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Article

Richard Watts

Gilbert Gratiant, of mixed African and European descent, was born in Saint Pierre, Martinique. He grew up in a literary household that, unlike most mixed-race families in Martinique, did not attempt to hide its African roots. This consciousness of his heritage was evident in his earliest literary project: In 1926 he helped found the short-lived journal Lucioles, the first forum to explore the Franco-Caribbean literary identity of Martinique. But the moderate tone of this journal would earn Gratiant the scorn of René Ménil and Etienne Léro, two of the young editors of the journal Légitime Défense (first and only issue in 1932). They accused Gratiant of catering to the taste of the elite mixed-race bourgeoisie of Martinique. This episode would profoundly mark the rest of Gratiant's literary career.

Following World War II Gratiant wrote his most important poem in French, “Credo des Sang-Mêlé” (1950 ...

Article

Nicole Sealey

intellectual, feminist, educator, cultural critic, social activist, and poet, was born Gloria Jean Watkins in Hopkinsville, Kentucky, to Veodis Watkins, a custodian, and Rosa Bell Watkins, a housekeeper. One of seven children, hooks grew up in a poor family in which poetry was a well-respected art form. On stormy nights the Watkins family would host talent shows in their living room. As a youth, hooks would recite poems by such authors as Langston Hughes and James Weldon Johnson. By the age of ten, hooks was already writing and reading her own work.

Hooks attended Booker T. Washington Elementary, a segregated black school. Her teachers, mostly single black women, nurtured and fostered her young mind. With the integration of public schools in the 1960s, however, black students were bused to white schools. Hooks soon learned that the white teachers at Crispus Attucks ...

Article

Gerry Cambridge

In Crocodile Dandy, an essay about the Australian poet Les Murray, which amusingly begins with “the barbarians” approaching “the capital” with their rambunctious and superbly learned bards in tow, Derek Walcott provides a witty shorthand for the surprise of Empire at finding its former colonies' poets more au fait with its civilization's great art than it is itself. Walcott, as a son of the former colony of the British Empire, St. Lucia, is a perfect example—a poet from the margins, greatly learned in English literature, who has been widely feted both in Britain and America.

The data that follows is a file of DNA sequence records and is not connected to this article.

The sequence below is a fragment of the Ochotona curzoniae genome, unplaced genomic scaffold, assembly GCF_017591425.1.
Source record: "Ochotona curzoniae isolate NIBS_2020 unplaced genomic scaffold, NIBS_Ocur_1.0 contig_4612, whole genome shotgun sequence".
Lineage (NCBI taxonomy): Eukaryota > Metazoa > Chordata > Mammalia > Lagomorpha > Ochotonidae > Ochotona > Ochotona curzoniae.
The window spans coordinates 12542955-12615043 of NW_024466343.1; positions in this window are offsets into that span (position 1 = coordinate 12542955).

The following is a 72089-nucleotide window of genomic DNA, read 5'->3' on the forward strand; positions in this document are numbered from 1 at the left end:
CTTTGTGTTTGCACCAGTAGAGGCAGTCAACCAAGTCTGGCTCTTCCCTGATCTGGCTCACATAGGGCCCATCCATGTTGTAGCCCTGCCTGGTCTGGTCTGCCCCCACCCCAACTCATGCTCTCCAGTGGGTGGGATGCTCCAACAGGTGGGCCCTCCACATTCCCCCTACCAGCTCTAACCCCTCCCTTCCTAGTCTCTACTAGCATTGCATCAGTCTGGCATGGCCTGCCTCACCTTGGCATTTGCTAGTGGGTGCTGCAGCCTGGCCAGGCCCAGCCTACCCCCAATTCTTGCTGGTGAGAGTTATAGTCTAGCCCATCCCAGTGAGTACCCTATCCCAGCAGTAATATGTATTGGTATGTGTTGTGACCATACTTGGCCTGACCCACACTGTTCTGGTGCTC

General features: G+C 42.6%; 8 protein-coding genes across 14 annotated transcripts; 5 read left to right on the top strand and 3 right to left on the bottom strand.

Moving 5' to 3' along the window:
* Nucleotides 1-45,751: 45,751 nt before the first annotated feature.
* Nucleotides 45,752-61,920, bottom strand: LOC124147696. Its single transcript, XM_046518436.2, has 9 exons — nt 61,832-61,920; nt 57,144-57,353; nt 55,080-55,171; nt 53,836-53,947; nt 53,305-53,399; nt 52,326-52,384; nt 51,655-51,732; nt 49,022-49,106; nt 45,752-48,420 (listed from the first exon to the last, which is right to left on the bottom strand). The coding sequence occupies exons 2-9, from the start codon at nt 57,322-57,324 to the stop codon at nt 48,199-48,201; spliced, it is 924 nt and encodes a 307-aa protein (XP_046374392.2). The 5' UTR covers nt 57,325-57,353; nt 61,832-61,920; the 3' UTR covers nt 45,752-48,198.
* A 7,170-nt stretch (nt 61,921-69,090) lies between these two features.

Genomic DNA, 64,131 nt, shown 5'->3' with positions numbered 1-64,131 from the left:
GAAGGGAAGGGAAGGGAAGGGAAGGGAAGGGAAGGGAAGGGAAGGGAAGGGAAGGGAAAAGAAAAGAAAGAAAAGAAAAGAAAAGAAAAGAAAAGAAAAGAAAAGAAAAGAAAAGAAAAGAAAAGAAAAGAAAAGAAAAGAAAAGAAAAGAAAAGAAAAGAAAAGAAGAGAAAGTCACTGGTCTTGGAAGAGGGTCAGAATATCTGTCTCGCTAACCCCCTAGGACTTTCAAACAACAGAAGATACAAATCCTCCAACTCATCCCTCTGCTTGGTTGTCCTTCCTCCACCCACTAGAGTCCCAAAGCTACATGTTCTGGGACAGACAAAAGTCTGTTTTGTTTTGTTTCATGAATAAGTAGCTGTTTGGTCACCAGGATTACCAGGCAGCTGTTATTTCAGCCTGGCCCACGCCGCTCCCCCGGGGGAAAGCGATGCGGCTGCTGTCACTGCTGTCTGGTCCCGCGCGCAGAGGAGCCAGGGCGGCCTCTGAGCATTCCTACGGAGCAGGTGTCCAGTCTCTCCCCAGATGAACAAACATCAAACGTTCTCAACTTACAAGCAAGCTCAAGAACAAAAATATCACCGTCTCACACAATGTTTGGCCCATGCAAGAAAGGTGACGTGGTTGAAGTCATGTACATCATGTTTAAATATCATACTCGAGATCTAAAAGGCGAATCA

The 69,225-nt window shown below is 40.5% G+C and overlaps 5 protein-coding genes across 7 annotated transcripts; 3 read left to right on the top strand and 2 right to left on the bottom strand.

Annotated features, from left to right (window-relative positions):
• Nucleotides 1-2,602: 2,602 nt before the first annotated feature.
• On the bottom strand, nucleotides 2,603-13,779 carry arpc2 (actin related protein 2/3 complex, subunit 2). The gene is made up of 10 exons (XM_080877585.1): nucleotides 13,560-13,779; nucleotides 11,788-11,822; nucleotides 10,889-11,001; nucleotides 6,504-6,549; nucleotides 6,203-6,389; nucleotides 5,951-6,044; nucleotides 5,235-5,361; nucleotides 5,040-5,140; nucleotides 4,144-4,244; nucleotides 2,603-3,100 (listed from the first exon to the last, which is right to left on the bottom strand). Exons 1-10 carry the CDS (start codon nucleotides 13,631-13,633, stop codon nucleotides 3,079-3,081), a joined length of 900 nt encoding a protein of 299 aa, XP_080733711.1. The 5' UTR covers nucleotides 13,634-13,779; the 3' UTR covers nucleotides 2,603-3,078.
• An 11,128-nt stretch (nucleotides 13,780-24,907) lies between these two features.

Article

David Barry Gaspar

poet, playwright, and literary and cultural critic, was born Derek Alton Walcott in the town of Castries on the Caribbean island of St. Lucia, then a British colony. It had experienced very slow Anglicization since its acquisition from the French after the Napoleonic wars. His parents, Warwick Walcott and Alix (maiden name unknown), were Methodists in a mostly Roman Catholic society. His mother was a schoolteacher and seamstress and, for many years, headmistress of the Methodist Infant School. She enjoyed acting and reciting. Walcott's father, an avid watercolorist and civil servant, died in 1931, leaving his wife to raise young Derek, his twin brother (Roderick Alton), and his sister (Pamela), who was two years older.Derek Walcott grew up in a house filled with books and other indications of the intellectual and artistic interests of his parents After completing elementary school under the ...

Article

Maria Cristina Fumagalli

was born in Castries, St. Lucia, on 23 January 1930 to Warwick Walcott and Alix Marlin Walcott Derek had a twin brother Roderick and an older sister Pam born two years earlier Although the majority of the St Lucian population were Catholic and spoke a French based Creole the Walcotts were Anglophone and part of the Methodist minority that nonetheless played a major role in the cultural policies of the island Walcott s father Warwick the son of a white Barbadian and a St Lucian woman of African descent died when Derek and Roderick were only 1 year old he was a bright and dependable civil servant and talented amateur artist fond of literature and classical music Warwick s wife Alix the daughter of a white Dutch colonial of St Maarten and an Afro Caribbean woman was a hardworking ambitious and determined woman who taught for years at St ...

Article

Peter Hudson

Derek Alton Walcott, winner of the 1992 Nobel Prize for literature, is widely regarded as one of the most important writers to emerge from the English-speaking Caribbean. While other Caribbean writers have responded to what Patricia Ismond has called the West Indian “crisis of historylessness,” brought about by the devastating effects of slavery and colonialism, by searching for roots, Walcott celebrates the possibilities of the “newness” of the region. The figure of Robinson Crusoe recurs in his poetry and plays, exemplifying both the predicament of Caribbean isolation and the potential that isolation offers to West Indians for creating a vocabulary uniquely suited to the complexity and richness of their world.

For Walcott, the artistic legacy of classical Western civilization is integral to this creative process. At an early age, he “fell madly in love with English.” Born in Castries, Saint Lucia he became familiar with the Western canon through ...